How often do you perform a computer backup? Probably not often enough! Well, if you…
By Mike Cobb, Director of Engineering
Give it Some Space
Filling your drive to capacity will likely cause performance to suffer. Fill to no more than 85% capacity and leave 15–25% empty.
At least 15% free space is needed for disk caching and self-maintenance. The computer needs to use disk space to manage running applications and data on the drive. When you go below 15%, the available cache space is smaller, so the computer cannot complete tasks as quickly and efficiently. This extra work can put an added strain on the drive and cause premature wear on the drive.
Defragging is a very important chore for a conventional spinning hard disk drive (HDD). This is because the mechanical arm can only collect data from one location at a time and must move all over the platter when pulling up a file that is split to multiple locations.
This isn’t the case for an SSD. An SSD retrieves data by way of electrical impulses through logical circuits and can retrieve all parts of a file simultaneously, no matter how scattered they may be. The extra effort involved in defragging will not improve performance and instead adds degradation to your SSD.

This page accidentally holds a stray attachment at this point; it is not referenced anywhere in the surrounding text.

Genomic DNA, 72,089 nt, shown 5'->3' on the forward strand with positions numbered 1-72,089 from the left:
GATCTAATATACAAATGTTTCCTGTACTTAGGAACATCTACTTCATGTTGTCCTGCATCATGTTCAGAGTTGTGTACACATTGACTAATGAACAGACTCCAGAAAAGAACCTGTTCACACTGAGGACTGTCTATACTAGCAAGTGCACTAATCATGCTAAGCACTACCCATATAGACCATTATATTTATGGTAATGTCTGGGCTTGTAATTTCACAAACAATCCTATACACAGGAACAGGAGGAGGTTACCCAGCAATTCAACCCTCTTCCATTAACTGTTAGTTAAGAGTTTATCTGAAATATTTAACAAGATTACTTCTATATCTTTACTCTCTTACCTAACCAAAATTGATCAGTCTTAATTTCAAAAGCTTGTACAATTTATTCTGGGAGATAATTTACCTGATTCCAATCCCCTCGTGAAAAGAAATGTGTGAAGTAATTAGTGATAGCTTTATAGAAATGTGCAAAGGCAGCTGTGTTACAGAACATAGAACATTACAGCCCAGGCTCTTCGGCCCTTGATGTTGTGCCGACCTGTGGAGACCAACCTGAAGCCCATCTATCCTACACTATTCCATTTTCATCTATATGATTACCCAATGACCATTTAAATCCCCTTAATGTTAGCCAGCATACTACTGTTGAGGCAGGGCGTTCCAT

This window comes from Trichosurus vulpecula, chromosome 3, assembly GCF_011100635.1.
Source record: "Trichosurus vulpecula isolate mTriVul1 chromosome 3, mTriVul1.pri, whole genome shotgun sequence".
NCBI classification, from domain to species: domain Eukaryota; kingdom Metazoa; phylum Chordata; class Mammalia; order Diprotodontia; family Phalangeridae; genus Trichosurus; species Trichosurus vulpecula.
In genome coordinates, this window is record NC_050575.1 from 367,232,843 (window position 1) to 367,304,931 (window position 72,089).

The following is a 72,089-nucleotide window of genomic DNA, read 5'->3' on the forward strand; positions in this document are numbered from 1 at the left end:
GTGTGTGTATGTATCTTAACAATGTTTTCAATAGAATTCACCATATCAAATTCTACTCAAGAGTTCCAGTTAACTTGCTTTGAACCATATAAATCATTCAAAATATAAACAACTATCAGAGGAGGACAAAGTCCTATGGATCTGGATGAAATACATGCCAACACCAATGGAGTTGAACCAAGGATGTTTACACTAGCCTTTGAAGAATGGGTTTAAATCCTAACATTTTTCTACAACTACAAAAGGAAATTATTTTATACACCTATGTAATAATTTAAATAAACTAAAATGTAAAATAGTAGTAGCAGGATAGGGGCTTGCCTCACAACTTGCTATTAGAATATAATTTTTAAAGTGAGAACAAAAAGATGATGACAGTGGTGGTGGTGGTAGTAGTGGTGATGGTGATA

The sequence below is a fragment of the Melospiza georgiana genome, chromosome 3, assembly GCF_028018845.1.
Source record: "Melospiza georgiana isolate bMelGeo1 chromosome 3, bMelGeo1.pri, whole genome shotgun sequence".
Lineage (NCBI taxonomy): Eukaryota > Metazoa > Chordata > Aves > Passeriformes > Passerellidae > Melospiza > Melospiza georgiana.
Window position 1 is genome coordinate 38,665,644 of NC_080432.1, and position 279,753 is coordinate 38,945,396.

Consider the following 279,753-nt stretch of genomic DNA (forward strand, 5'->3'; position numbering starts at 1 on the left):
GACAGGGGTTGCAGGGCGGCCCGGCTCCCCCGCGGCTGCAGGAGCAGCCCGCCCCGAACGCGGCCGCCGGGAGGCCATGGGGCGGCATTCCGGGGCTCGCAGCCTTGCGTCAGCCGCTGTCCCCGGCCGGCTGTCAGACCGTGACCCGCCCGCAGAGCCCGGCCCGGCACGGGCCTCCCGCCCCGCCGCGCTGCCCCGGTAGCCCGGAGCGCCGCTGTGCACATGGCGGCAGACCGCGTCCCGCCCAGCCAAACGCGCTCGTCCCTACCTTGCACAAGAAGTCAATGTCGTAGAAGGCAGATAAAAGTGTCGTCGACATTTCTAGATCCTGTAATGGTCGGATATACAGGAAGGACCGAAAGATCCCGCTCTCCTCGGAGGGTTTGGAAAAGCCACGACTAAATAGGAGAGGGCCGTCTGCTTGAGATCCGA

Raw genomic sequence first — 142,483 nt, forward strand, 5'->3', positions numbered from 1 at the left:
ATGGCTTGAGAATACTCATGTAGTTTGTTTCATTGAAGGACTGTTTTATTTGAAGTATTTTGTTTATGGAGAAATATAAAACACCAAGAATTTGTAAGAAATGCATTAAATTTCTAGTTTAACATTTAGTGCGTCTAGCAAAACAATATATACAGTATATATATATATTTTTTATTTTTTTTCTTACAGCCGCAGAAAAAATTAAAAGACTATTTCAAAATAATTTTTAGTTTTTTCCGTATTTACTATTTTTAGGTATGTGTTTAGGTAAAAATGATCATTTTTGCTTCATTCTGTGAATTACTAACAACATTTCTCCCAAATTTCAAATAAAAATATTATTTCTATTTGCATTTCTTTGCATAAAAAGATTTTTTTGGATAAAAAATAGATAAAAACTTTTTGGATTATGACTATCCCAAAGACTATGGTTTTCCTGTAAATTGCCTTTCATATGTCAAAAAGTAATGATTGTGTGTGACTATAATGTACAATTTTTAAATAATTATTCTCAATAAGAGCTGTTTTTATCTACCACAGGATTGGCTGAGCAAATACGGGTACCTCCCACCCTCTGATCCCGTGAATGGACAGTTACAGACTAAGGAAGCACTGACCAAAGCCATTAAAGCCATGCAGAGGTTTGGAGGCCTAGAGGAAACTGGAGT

Defragging an HDD improves performance, but only commits wear and tear on your SSD. Don’t do it.
SSDs have free management software of their own, tailored for their proprietary needs. This software can be downloaded from the manufacturer websites. It allows for firmware upgrades, patches, error monitoring and estimated drive life remaining. This is an important part of keeping your drive healthy and in top performance. You can also find third-party utilities that are more universal across multiple SSD brands.
Back Up, Back Up, Back Up!
While these tips may help to increase the life of your SSD, there are too many different causes of drive failure or data loss to list. The only way to effectively protect yourself from data loss is to have a regularly occurring automated backup in place.